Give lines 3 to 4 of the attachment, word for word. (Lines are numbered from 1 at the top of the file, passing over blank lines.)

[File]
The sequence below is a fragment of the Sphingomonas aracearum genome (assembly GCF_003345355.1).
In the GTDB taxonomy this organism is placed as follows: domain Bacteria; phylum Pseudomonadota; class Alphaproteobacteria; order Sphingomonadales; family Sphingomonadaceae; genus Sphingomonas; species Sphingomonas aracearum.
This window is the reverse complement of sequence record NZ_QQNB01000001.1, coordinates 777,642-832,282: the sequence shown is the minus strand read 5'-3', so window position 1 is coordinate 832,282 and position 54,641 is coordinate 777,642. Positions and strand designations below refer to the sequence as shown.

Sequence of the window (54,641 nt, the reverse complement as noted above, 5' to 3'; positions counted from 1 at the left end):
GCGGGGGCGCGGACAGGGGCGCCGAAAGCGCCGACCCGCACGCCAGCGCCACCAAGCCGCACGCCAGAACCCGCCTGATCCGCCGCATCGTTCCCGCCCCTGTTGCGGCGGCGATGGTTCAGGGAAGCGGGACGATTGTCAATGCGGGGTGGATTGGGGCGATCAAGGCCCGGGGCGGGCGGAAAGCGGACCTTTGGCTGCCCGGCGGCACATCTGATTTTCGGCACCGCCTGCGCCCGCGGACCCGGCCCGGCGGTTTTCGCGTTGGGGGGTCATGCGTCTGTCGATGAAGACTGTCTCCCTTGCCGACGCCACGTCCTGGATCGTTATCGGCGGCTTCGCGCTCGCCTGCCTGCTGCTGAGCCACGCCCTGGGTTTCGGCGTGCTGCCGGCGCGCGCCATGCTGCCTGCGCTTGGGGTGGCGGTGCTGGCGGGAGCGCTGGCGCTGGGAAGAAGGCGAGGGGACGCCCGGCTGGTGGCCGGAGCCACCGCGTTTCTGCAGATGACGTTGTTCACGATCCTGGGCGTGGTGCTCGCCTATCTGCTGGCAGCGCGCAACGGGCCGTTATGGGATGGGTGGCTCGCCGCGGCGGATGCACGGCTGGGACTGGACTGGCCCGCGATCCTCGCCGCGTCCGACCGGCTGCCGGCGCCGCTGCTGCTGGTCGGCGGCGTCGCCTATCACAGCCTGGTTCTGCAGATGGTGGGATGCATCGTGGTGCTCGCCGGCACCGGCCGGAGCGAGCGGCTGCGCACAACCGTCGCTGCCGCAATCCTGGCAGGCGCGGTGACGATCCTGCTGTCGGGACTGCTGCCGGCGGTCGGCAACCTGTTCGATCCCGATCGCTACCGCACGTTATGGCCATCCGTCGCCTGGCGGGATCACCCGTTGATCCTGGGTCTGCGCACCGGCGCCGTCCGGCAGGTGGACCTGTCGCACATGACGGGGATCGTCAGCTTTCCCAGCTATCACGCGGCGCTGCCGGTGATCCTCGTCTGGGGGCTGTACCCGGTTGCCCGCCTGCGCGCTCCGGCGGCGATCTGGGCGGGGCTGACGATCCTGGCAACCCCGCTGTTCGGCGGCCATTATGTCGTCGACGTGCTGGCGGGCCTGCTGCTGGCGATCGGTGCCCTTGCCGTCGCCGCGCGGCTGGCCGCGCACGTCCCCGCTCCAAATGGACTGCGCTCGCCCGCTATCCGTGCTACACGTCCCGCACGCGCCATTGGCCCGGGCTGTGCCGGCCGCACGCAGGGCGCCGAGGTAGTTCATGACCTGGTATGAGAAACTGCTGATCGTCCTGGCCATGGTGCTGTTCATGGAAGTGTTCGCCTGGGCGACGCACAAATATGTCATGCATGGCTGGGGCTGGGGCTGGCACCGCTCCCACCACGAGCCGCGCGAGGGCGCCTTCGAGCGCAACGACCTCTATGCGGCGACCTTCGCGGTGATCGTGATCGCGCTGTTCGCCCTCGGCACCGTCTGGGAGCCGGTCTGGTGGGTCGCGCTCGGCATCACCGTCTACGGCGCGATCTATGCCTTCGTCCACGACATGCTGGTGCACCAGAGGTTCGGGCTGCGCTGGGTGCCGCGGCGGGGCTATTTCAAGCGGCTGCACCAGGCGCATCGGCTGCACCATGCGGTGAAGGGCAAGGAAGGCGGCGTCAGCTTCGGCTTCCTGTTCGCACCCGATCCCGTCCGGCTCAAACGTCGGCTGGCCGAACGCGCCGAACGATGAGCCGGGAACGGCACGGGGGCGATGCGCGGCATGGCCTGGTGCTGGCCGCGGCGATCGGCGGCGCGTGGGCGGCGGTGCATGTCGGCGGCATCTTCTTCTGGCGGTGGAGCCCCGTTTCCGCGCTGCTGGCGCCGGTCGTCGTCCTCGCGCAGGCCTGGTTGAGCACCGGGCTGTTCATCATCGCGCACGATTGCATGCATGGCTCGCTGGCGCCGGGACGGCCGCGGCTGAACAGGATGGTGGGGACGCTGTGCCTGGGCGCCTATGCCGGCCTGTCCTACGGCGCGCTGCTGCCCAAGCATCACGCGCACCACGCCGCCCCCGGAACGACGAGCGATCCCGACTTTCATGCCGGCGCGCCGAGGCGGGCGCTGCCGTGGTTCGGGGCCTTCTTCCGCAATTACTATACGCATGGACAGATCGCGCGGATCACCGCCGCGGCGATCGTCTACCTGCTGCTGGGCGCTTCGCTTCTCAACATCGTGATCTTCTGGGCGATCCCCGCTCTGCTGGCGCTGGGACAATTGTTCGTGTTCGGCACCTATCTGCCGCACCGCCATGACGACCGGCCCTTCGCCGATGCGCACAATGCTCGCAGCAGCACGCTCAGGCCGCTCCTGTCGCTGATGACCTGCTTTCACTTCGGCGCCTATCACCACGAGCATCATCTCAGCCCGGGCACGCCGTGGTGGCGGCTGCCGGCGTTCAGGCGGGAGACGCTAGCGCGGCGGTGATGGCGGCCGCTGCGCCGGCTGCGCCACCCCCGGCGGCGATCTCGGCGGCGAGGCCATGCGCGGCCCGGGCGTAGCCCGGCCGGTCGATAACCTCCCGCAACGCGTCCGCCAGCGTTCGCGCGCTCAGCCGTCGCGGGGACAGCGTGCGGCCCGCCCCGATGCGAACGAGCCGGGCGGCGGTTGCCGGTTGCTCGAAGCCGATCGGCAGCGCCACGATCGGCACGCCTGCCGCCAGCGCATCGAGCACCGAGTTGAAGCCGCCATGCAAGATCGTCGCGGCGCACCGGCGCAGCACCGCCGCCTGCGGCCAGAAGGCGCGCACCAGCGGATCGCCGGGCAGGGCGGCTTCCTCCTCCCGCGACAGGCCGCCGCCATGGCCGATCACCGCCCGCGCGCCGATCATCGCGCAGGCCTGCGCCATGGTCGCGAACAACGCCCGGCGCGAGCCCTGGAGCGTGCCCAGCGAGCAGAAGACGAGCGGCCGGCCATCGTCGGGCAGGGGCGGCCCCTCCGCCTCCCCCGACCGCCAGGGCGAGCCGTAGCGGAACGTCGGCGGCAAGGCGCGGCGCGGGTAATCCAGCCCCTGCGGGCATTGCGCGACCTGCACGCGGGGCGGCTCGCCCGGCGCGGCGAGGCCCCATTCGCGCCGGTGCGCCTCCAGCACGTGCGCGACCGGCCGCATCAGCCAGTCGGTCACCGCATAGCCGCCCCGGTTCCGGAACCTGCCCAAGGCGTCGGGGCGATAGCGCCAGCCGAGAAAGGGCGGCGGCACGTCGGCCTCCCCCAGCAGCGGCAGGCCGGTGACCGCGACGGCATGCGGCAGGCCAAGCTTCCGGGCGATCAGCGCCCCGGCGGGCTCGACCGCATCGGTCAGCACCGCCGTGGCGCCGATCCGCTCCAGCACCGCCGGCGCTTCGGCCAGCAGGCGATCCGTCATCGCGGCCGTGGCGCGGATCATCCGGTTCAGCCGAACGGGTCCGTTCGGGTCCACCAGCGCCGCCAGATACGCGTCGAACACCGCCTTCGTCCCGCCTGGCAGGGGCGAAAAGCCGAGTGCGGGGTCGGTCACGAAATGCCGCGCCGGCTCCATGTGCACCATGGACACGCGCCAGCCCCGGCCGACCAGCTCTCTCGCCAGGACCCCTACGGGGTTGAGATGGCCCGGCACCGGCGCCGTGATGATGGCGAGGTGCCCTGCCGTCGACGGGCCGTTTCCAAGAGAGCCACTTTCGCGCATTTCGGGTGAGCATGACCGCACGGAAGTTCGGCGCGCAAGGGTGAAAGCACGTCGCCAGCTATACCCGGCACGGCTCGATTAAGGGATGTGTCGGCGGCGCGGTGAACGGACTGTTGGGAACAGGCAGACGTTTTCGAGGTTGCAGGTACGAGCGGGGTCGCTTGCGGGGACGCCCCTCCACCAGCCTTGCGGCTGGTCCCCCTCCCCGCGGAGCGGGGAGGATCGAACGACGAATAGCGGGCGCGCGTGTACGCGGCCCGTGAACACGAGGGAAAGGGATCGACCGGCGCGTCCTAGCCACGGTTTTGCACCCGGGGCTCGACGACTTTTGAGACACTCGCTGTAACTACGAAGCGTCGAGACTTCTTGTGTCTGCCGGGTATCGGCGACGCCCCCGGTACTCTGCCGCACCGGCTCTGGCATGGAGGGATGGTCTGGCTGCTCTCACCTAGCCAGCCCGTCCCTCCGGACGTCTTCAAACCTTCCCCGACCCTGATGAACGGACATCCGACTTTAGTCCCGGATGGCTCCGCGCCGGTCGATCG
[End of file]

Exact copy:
This window is the reverse complement of sequence record NZ_QQNB01000001.1, coordinates 777,642-832,282: the sequence shown is the minus strand read 5'-3', so window position 1 is coordinate 832,282 and position 54,641 is coordinate 777,642. Positions and strand designations below refer to the sequence as shown.

Sequence of the window (54,641 nt, the reverse complement as noted above, 5' to 3'; positions counted from 1 at the left end):